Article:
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Review of "Byron: A Life in Ten Letters" by Andrew Stauffer - A Tale of Romance with Inaccuracies

Review of “Byron: A Life in Ten Letters” by Andrew Stauffer – A Tale of Romance with Inaccuracies


There are some people, including myself, who are not interested in reading the long and complex biographies of Lord Byron that describe his life in the mountains and valleys of the Alps. However, we may find enjoyment in reading this unassuming yet incredibly comprehensive book, which provides a well-rounded depiction of the poet, including details of his personal relationships and sexual history. Written by Stauffer, who is an English professor at the University of Virginia and also the president of the Byron Society of America, this book incorporates a selection of vivid and entertaining letters written by the poet himself, allowing readers to gain a deeper understanding of one of the key figures in the Romantic movement.

Lady Caroline Lamb famously described Byron as “mad, bad and dangerous to know”, but he also had a charming and enjoyable personality. Unlike the Keatses, Shelleys, and Wordsworths who took themselves very seriously, George Gordon, 6th Baron Byron, did not. In a letter to one of his close female friends, he wrote, “There is nothing as comedic as real life.”

His early life was plagued with difficulties and embarrassments. In 1785, John “Mad Jack” Byron, who was known for being wasteful, married Catherine Gordon, a Scottish woman who was described by Stauffer as being from a respectable and wealthy family, but lacking refinement, being overweight, and lacking protection. By the time she became pregnant, he had already spent her entire fortune of £30,000 and had fled to France. This understandably caused Catherine a lot of distress, and she took out her hurt and disappointment on her son Byron, who was born with a deformed foot. He described his mother as constantly angry and often reproaching him for his physical deformity, which were difficult and painful experiences for him.

Despite the challenges, he successfully completed the task. At the age of 22, in a letter dated 3 May 1810 from the Dardanelles in Turkey, he proudly shared that he had swum across the “broad Hellespont” in just an hour and ten minutes. Although the distance was less than a mile, the currents were treacherous, and he even made a joke about how he may have surpassed the endurance of the Greek mythological figure Leander, who swam the same strait every night to be with his lover Hero.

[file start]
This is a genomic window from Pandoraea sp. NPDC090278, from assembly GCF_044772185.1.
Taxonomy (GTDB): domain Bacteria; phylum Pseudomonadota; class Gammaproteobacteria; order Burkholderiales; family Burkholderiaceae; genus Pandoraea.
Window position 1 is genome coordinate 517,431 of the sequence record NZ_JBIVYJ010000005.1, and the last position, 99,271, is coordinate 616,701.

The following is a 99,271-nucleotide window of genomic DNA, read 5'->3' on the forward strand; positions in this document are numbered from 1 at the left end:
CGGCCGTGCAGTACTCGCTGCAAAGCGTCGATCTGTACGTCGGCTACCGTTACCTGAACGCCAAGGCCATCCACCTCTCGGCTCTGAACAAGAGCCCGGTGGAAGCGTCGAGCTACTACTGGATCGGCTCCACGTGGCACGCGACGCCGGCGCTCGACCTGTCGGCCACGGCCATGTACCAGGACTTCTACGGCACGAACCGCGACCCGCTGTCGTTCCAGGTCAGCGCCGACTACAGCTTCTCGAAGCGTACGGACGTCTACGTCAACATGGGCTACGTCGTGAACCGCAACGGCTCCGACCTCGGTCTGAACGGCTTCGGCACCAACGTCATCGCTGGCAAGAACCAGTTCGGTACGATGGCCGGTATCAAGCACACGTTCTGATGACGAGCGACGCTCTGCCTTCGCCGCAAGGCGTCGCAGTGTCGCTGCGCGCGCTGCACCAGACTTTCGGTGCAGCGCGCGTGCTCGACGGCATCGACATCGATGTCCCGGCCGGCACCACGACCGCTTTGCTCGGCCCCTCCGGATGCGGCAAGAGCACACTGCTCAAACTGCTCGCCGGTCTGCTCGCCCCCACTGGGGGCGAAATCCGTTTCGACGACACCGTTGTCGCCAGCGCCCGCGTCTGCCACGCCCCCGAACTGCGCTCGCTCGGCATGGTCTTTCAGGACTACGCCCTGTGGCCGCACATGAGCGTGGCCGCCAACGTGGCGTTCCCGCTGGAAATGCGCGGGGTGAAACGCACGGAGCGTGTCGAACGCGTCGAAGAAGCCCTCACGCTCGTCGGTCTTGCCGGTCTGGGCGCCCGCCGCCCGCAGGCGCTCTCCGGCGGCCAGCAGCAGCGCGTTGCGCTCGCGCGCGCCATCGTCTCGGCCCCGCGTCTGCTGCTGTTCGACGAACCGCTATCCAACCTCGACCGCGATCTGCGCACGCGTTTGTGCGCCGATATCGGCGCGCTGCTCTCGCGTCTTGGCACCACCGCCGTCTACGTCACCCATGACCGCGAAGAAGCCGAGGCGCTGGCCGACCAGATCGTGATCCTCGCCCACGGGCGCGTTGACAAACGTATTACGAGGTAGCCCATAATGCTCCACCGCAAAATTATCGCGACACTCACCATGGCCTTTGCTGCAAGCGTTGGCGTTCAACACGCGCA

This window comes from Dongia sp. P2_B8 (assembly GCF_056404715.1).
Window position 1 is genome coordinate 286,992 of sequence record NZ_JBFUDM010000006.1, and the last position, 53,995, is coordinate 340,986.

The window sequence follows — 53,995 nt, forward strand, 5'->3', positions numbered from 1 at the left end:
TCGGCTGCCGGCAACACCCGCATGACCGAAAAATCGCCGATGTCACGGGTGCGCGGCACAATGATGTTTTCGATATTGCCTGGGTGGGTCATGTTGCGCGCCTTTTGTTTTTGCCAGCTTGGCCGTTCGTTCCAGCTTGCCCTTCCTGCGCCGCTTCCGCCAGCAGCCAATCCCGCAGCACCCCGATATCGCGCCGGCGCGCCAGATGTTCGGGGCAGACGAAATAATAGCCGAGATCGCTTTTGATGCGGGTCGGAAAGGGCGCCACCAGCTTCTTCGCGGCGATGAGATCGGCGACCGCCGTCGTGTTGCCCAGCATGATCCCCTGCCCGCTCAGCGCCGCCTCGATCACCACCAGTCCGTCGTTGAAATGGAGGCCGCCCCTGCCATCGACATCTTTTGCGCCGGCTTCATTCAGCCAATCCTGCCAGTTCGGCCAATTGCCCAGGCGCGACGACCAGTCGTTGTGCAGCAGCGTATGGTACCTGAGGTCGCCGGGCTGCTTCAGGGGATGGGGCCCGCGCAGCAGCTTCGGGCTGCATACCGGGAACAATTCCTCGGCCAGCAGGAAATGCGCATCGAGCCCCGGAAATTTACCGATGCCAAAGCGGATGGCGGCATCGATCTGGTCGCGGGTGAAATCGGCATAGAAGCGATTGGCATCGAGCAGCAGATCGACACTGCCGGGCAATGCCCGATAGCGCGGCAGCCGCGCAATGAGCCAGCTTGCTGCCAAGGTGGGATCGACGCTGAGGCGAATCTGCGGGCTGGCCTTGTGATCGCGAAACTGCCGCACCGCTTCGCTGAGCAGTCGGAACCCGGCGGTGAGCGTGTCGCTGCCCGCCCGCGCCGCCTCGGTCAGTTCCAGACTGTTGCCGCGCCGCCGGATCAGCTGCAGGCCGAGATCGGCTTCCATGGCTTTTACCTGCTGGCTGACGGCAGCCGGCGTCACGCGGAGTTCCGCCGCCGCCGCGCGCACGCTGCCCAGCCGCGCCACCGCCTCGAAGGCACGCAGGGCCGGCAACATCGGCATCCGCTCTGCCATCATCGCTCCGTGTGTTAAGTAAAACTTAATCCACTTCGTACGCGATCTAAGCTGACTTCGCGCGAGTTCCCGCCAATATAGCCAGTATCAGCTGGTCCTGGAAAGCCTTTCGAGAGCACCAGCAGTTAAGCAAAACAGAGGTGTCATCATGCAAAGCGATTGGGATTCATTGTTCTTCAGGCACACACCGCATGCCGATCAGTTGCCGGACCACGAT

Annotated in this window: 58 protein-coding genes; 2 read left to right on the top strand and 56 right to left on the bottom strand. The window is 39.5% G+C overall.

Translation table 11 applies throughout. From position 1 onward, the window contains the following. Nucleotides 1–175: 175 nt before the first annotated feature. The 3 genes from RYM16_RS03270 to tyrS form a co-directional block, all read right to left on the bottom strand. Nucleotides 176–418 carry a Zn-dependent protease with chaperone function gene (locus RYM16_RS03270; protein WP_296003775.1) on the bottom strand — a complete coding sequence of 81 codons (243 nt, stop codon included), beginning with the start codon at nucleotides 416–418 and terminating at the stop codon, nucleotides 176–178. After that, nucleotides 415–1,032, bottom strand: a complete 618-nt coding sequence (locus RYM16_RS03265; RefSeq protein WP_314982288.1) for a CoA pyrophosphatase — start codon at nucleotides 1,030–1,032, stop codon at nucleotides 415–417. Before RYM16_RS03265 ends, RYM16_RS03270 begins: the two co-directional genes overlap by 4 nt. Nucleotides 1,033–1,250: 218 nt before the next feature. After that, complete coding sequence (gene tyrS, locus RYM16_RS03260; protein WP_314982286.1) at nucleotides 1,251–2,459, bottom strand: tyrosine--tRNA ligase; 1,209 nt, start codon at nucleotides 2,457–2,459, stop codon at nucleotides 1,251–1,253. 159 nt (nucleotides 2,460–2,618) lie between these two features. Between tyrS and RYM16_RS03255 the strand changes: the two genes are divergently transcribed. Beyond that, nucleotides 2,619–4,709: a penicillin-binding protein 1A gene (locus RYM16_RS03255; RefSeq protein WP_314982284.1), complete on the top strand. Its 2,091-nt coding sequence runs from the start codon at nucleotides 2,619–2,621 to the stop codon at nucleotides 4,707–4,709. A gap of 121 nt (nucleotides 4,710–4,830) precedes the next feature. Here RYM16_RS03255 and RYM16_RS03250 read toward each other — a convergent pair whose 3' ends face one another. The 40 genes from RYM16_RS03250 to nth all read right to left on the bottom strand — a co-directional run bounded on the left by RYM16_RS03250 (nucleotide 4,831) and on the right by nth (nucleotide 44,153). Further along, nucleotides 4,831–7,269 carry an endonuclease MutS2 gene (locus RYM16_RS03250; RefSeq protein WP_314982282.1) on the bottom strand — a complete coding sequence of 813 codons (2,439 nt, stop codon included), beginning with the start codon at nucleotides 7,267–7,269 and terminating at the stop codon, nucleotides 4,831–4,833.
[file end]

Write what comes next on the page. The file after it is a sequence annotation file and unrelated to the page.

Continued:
Stauffer suggests that this may have been the most joyful time and one of the happiest days of Byron’s life. Just two weeks prior to embarking on his journey to the east, he completed a first version of his poem Childe Harold’s Pilgrimage. When it was released in 1812, it became an immediate hit. Byron would later reflect, “I woke up one morning and realized I was famous.”

He quickly utilized his newfound fame to rapidly progress his continuously reckless and harmful romantic relationships. Caroline Lamb may have acknowledged his insanity and immorality, but as she stated, “That pale beautiful face is my destiny.” However, she, like all of his lovers, had to share him, not only with other women. One of the draws for him to the Ottoman lands was the fact that he found there, as he expressed, a “marble paradise of sugary drinks and same-sex relations,” filled with viziers and outlaws, but also eager young men.

He took pleasure in engaging in sexual misconduct. One of his significant relationships was with his half-sister, Augusta Leigh, whom he likely impregnated with their third daughter, Elizabeth. They openly displayed their affair, causing scandal in the supposedly tolerant Regency London. Eventually, they were shunned by polite society and barred from social gatherings.

Reworded: Greece and Turkey were like paradise, full of boys, while Italy was known for its strong, heterosexual relationships. In a lengthy letter dated August 1, 1819 and sent from Ravenna, Byron gives his publisher John Murray a lively account of his romantic experiences over the past two years. During this time, he was deeply in love with Margarita Cogni from Venice, whom he had met in 1817. At the time, Byron was feeling down and struggling with his sense of self and being separated from his wife and young daughter. He found solace in the vibrant and mysterious atmosphere of Venice.

Margarita would lead him in a wild dance, and then he was introduced late one evening to the Countess Teresa Guiccioli, a young woman married to a much older man. The two fell at once into a liaison that Byron made light of, but which turned into one of the stormiest and most complex of his many relationships, and one of the most significant – Stauffer suggests that after Teresa, “Byron may never have had sex with anyone else again”. The satyr had been tamed.

Stauffer’s book is a splendid thing, colourful and busy with incident, but always thoughtful and astute in its judgments. The author probably makes too high a claim for the poetry – Byron surely was no more than a first-rate second-rater – but the life outlined here compels our envy and admiration in its energy, even if that energy was soon spent.

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The loves are what endure in our imaginations, however raucous, manipulative and destructive they may have been. Stauffer sums it up with a sly grace that his subject would have envied: “Byron gave selfishly to women all his life, often to his own detriment, driven by impulses that sometimes partook of generosity.”

Source: theguardian.com